Osteoarthritis is a common problem in dogs, particularly in elderly patients and large breeds. Although there is no cure for this progressive condition, identifying the problem early and putting in an appropriate management plan can help keep your dog active and improve quality of life.
What is Osteoarthritis?
Osteoarthritis, also referred to as Degenerative Joint Disease (DJD), is a progressively worsening inflammation of the joint caused by the deterioration of cartilage. In a healthy joint, cartilage acts as a cushion to allow the joint to move smoothly through its full range of motion. In cases of osteoarthritis, this cartilage cushion begins to break down because of factors such as age, injury, repetitive stress, or disease. The loss of this protective cushion results in pain, inflammation, decreased range of motion, and the development of bone spurs. While any joint in the body can develop osteoarthritis, the condition most commonly affects the limbs and lower spine.
Osteoarthritis can be difficult to detect in its early stages, and often the symptoms do not become apparent until the affected joint is badly damaged. Some dogs can also be very stoic and will hide their pain until it becomes severe. Thus, it is important to monitor middle-aged to senior dogs and those predisposed to osteoarthritis for early signs of joint disease. These signs include:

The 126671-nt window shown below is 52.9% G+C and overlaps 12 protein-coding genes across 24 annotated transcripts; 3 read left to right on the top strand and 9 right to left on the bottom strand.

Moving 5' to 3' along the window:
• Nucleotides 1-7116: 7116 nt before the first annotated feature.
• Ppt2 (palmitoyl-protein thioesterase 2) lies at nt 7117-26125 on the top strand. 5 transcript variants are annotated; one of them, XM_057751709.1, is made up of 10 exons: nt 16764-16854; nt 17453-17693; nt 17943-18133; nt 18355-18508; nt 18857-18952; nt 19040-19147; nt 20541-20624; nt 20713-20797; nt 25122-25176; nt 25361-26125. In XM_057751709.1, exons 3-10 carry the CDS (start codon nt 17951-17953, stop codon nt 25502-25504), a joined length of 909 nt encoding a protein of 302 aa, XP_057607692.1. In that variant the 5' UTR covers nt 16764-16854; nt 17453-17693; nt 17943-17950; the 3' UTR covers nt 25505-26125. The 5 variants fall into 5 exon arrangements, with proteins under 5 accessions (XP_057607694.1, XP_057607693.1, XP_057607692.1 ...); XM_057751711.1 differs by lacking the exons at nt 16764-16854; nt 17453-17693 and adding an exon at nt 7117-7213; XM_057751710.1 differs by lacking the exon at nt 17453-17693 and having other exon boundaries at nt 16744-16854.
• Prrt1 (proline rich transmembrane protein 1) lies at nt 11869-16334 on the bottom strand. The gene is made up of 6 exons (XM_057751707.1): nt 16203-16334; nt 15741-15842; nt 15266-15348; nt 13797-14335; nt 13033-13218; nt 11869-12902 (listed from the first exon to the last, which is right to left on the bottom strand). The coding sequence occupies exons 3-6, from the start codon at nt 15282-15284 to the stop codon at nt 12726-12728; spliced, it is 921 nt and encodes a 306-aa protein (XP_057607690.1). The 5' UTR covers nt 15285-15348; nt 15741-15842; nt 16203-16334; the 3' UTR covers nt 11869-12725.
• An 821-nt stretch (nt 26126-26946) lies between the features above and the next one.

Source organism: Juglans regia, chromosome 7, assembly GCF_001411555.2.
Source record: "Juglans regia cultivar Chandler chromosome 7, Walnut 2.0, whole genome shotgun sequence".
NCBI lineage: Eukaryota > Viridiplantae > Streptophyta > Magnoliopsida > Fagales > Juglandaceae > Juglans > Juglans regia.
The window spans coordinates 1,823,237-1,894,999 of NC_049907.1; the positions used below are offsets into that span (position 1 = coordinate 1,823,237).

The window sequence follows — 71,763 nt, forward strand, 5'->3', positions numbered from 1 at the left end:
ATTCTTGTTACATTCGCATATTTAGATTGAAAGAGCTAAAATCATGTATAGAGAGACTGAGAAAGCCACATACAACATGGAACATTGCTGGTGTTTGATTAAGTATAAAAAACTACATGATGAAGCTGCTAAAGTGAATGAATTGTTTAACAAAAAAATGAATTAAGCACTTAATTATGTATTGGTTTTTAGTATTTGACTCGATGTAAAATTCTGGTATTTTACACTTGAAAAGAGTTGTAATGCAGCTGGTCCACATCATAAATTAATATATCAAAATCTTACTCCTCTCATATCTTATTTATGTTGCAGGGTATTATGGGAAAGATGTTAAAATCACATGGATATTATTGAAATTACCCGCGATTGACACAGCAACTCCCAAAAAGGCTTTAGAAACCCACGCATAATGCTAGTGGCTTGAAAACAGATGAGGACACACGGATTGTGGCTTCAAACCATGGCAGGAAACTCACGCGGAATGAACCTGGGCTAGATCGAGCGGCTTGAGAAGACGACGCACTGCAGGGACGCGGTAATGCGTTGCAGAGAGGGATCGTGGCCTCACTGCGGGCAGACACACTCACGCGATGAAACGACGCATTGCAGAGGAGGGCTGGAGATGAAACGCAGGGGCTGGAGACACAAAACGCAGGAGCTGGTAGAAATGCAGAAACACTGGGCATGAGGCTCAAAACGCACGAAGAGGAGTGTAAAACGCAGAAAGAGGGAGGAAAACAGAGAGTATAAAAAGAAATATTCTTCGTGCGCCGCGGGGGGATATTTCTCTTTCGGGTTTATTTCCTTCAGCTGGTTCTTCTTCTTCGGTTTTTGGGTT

- Stiffness, lameness, or difficulty getting up
- Reluctance to run, jump, or play
- Weight gain
- Irritability or changes in behaviour
- Pain when petted or touched
- Difficulty posturing to urinate or defecate, or having accidents in the house
- Loss of muscle mass over the limbs and spine
If you suspect your dog may be exhibiting signs of osteoarthritis, it is important to have your dog checked out by one of our vets, who will perform a full physical examination, including palpating your dog’s joints and assessing their range of motion. Your vet may also recommend X-rays of the affected joints, which will help stage the disease and evaluate the degree of damage to the joint.